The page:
The reason for the proliferation of so many fake quotes attributed to Einstein is that he has become synonymous with genius and wisdom. Surely, if Einstein had said these things, then they must be wise indeed!
This post will examine popular quotes on the internet that have been falsely or mistakenly attributed to Albert Einstein.
I will update this page as more fake Einstein quotes circulate the internet. Please post a comment for any questions or corrections.
Fake Quotes Attributed to Einstein
1. “Everybody is a genius. But if you judge a fish by its ability to climb a tree, it will live its whole life believing that it is stupid.”
This false quotation is commonly printed on self-help and motivation posters. While the sentiment is nice, there is no evidence Einstein ever said this.
The first appearance of this quote is from The Rhythm of Life: Living Every Day with Passion and Purpose (2004) by Matthew Kelly, p. 80, however there is no evidence of it being printed prior, and no evidence Einstein said it.
The quote is probably based on The Animal School (1940) by George Reavis, where a fish goes to school and is required to work on his running and climbing. The Animal School was reprinted in 1999 and may have influenced Matthew Kelly or someone else to create this fake attribution.
Another alternative is that the false quotation is based on what Einstein wrote in his essay Self-Portrait (1936),
What is significant in one’s own existence one is hardly aware, and it certainly should not bother the other fellow. What does a fish know about the water in which he swims all his life?
This real quotation may have influenced the false one above.
2. “It would be my greatest sadness to see Zionists do to Palestinian Arabs much of what Nazis did to Jews.”
There is no recorded evidence that Einstein ever said this quotation.
The motivation for this fake quote should be apparent. It would be beneficial to pro-Palestinian activists to show that a paragon of wisdom, and a Jew himself no less, was also pro-Palestinian and/or anti-Israel.
This fake quotation also compares Zionists to Nazis, which is suspicious because Einstein was a supporter of Labor Zionism. However, Einstein did sign an open letter by Jewish intellectuals in 1948 that said, “Among the most disturbing political phenomena of our times is the emergence in the newly created state of Israel of the “Freedom Party” (Tnuat Haherut), a political party closely akin in its organization, methods, political philosophy and social appeal to the Nazi and Fascist parties.” The fake quote originally posted above, may have been inspired from this open letter.
3. “Logic will get you from A to B. Imagination will take you everywhere.”
This is another fake motivational/inspirational quote attributed to Einstein. The first recorded instance I found of this quote is from The Ultimate Quotable Einstein (2010) by Alice Calaprice and Freeman Dyson on p. 481, however Alice lists the quote under the “Probably Not By Einstein” section.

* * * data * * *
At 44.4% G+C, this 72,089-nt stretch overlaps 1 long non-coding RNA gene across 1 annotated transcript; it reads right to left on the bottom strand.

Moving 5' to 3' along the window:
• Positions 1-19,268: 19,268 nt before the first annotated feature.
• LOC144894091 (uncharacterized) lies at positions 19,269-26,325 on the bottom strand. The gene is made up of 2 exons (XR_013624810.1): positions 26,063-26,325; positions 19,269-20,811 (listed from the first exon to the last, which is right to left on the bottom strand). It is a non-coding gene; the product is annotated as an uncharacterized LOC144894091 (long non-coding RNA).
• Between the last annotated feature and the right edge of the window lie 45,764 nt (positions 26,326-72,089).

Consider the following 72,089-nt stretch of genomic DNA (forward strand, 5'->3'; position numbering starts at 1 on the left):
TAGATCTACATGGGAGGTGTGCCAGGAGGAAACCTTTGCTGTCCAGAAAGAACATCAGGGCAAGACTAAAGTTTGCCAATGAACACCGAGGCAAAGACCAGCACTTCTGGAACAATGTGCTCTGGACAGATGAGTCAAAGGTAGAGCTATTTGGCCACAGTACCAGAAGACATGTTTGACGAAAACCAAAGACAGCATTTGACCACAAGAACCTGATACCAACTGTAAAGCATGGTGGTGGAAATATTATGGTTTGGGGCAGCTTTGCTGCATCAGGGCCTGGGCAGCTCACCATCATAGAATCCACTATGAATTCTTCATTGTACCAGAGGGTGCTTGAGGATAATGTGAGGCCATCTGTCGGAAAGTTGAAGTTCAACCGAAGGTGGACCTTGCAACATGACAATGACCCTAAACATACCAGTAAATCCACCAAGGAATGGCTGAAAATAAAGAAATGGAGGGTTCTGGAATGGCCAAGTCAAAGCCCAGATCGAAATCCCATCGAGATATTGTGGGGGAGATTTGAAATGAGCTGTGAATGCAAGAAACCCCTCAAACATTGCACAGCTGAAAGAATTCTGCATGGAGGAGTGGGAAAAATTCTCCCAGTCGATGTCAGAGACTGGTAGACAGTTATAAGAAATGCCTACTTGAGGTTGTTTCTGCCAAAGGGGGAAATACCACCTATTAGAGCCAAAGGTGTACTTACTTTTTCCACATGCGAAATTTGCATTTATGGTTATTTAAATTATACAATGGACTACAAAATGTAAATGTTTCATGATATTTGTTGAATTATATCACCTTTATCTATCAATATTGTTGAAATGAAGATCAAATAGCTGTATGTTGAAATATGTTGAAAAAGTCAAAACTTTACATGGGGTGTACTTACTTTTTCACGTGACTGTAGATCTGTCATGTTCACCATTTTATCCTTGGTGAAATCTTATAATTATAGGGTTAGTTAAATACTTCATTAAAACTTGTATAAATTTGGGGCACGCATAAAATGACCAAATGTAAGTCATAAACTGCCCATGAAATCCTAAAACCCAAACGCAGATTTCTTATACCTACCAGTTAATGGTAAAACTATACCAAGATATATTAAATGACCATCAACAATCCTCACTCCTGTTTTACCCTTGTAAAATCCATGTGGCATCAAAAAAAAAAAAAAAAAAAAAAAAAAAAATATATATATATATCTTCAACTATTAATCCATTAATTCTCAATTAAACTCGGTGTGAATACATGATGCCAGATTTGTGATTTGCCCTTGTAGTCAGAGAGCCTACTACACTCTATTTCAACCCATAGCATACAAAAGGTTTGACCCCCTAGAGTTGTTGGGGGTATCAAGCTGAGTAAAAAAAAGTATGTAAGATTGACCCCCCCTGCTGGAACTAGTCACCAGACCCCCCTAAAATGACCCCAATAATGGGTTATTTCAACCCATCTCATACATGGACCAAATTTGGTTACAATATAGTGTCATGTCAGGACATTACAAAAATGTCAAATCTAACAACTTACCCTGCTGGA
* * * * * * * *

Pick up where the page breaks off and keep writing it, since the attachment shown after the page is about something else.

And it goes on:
There is no evidence Einstein ever said this quote, and frankly it doesn’t sound like something Einstein would say, as he was a highly logical individual.
4. “Any intelligent fool can make things bigger, more complex, and more violent. It takes a touch of genius—and a lot of courage to move in the opposite direction.”
This quote is actually written by E. F. Schumacher in a 1973 essay titled “Small is Beautiful” which appeared in The Radical Humanist: volume 37, p. 22.
This first false attributions of this quote to Einstein began to circulate on the internet in 1997, and then later appeared in print in BMJ: The British Medical Journal, volume 319, 23 October 1999, p. 1102.
5. “The definition of insanity is doing the same thing over and over and expecting different results.”
There is no evidence Einstein ever said this. The likely origin of this quote is from the Basic Texts of Narcotics Anonymous, which is the first known source of this quote. The Basic Texts were first drafted to members in 1981 and published in 1983.
6. “There are only two ways to live your life. One is as though nothing is a miracle. The other is as though everything is.”
There is no first hand source of Einstein’s writing or speeches that contains this quote. The first appearance of this quote that I can find is in Living With Nature’s Extremes: The Life of Gilbert Fowler White (2006) by Robert E. Hinshaw, p. 62. In this book Hinshaw quotes Gilbert Fowler White’s Journal of France and Germany (1942 – 1944) as the original source of the quote. It is here that Gilbert Fowler White wrote,
“As I look back over the truly crucial events in my life I realize that they were not planned long in advance. Albert Einstein said, ‘There are only two ways to live your life. One is as though nothing is a miracle. The other is as though everything is.’”
The most likely source of Gilbert’s for an Einstein quote on miracles would be David Reichenstein’s Die Religion der Gebildeten (1941), which was released a year prior to Gilbert’s Journal. It is here that Reichenstein asks Einstein about Arthur Liebert’s theory that uncertainty and indeterminism in quantum mechanics allows for the possibility of miracles. Einstein replied that he could not accept the argument because it dealt “with a domain in which lawful rationality does not exist. A miracle, however, is an exception from lawfulness; hence, there where lawfulness does not exist, also its exception, i.e., a miracle, cannot exist.”
Gilbert Fowler White may have inadvertently invented this Einstein quote based on his understanding of Einstein’s conversation with David Reichenstein above.